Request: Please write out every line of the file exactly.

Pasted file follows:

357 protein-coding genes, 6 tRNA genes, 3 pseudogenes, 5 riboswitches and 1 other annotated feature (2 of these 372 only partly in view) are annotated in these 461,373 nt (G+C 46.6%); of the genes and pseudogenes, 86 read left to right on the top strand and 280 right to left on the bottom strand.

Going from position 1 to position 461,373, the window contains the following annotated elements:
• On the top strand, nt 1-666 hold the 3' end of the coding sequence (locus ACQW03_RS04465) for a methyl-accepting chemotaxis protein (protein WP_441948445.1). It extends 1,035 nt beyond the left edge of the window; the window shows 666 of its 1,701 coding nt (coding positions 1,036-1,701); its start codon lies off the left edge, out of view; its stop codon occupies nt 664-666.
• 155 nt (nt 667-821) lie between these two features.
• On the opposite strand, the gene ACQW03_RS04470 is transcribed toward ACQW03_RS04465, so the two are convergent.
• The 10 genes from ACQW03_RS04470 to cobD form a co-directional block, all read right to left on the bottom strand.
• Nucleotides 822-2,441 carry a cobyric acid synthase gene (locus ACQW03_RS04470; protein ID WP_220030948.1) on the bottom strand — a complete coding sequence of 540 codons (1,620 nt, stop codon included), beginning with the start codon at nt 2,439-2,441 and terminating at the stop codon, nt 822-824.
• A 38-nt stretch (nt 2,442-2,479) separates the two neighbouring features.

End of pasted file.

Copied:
357 protein-coding genes, 6 tRNA genes, 3 pseudogenes, 5 riboswitches and 1 other annotated feature (2 of these 372 only partly in view) are annotated in these 461,373 nt (G+C 46.6%); of the genes and pseudogenes, 86 read left to right on the top strand and 280 right to left on the bottom strand.

Going from position 1 to position 461,373, the window contains the following annotated elements:
• On the top strand, nt 1-666 hold the 3' end of the coding sequence (locus ACQW03_RS04465) for a methyl-accepting chemotaxis protein (protein WP_441948445.1). It extends 1,035 nt beyond the left edge of the window; the window shows 666 of its 1,701 coding nt (coding positions 1,036-1,701); its start codon lies off the left edge, out of view; its stop codon occupies nt 664-666.
• 155 nt (nt 667-821) lie between these two features.
• On the opposite strand, the gene ACQW03_RS04470 is transcribed toward ACQW03_RS04465, so the two are convergent.
• The 10 genes from ACQW03_RS04470 to cobD form a co-directional block, all read right to left on the bottom strand.
• Nucleotides 822-2,441 carry a cobyric acid synthase gene (locus ACQW03_RS04470; protein ID WP_220030948.1) on the bottom strand — a complete coding sequence of 540 codons (1,620 nt, stop codon included), beginning with the start codon at nt 2,439-2,441 and terminating at the stop codon, nt 822-824.
• A 38-nt stretch (nt 2,442-2,479) separates the two neighbouring features.